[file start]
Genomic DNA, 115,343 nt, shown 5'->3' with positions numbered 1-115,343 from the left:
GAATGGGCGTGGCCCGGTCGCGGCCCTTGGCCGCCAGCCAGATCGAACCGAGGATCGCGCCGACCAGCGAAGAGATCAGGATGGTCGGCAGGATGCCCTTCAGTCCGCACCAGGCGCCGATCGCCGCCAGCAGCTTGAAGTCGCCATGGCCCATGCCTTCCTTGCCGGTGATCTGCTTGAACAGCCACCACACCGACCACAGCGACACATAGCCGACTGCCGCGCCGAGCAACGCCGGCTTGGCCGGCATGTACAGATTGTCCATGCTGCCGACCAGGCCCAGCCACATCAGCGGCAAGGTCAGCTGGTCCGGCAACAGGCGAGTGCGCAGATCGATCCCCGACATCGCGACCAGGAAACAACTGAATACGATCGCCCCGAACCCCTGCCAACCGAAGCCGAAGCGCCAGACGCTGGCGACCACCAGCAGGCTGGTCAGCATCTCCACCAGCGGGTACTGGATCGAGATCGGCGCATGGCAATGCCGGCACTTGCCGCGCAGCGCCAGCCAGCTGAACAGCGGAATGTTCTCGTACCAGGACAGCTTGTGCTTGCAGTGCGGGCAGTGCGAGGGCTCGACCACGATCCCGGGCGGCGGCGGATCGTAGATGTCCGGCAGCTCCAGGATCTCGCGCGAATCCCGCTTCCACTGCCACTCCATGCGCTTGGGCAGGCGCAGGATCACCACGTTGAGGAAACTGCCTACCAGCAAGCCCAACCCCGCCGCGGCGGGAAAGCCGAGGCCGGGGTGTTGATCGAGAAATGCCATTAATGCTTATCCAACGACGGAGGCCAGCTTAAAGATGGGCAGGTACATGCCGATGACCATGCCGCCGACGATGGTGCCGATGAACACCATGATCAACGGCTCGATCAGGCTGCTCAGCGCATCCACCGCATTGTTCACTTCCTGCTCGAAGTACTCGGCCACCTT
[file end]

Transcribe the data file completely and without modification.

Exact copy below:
Genomic DNA, 115,343 nt, shown 5'->3' with positions numbered 1-115,343 from the left:
GAATGGGCGTGGCCCGGTCGCGGCCCTTGGCCGCCAGCCAGATCGAACCGAGGATCGCGCCGACCAGCGAAGAGATCAGGATGGTCGGCAGGATGCCCTTCAGTCCGCACCAGGCGCCGATCGCCGCCAGCAGCTTGAAGTCGCCATGGCCCATGCCTTCCTTGCCGGTGATCTGCTTGAACAGCCACCACACCGACCACAGCGACACATAGCCGACTGCCGCGCCGAGCAACGCCGGCTTGGCCGGCATGTACAGATTGTCCATGCTGCCGACCAGGCCCAGCCACATCAGCGGCAAGGTCAGCTGGTCCGGCAACAGGCGAGTGCGCAGATCGATCCCCGACATCGCGACCAGGAAACAACTGAATACGATCGCCCCGAACCCCTGCCAACCGAAGCCGAAGCGCCAGACGCTGGCGACCACCAGCAGGCTGGTCAGCATCTCCACCAGCGGGTACTGGATCGAGATCGGCGCATGGCAATGCCGGCACTTGCCGCGCAGCGCCAGCCAGCTGAACAGCGGAATGTTCTCGTACCAGGACAGCTTGTGCTTGCAGTGCGGGCAGTGCGAGGGCTCGACCACGATCCCGGGCGGCGGCGGATCGTAGATGTCCGGCAGCTCCAGGATCTCGCGCGAATCCCGCTTCCACTGCCACTCCATGCGCTTGGGCAGGCGCAGGATCACCACGTTGAGGAAACTGCCTACCAGCAAGCCCAACCCCGCCGCGGCGGGAAAGCCGAGGCCGGGGTGTTGATCGAGAAATGCCATTAATGCTTATCCAACGACGGAGGCCAGCTTAAAGATGGGCAGGTACATGCCGATGACCATGCCGCCGACGATGGTGCCGATGAACACCATGATCAACGGCTCGATCAGGCTGCTCAGCGCATCCACCGCATTGTTCACTTCCTGCTCGAAGTACTCGGCCACCTT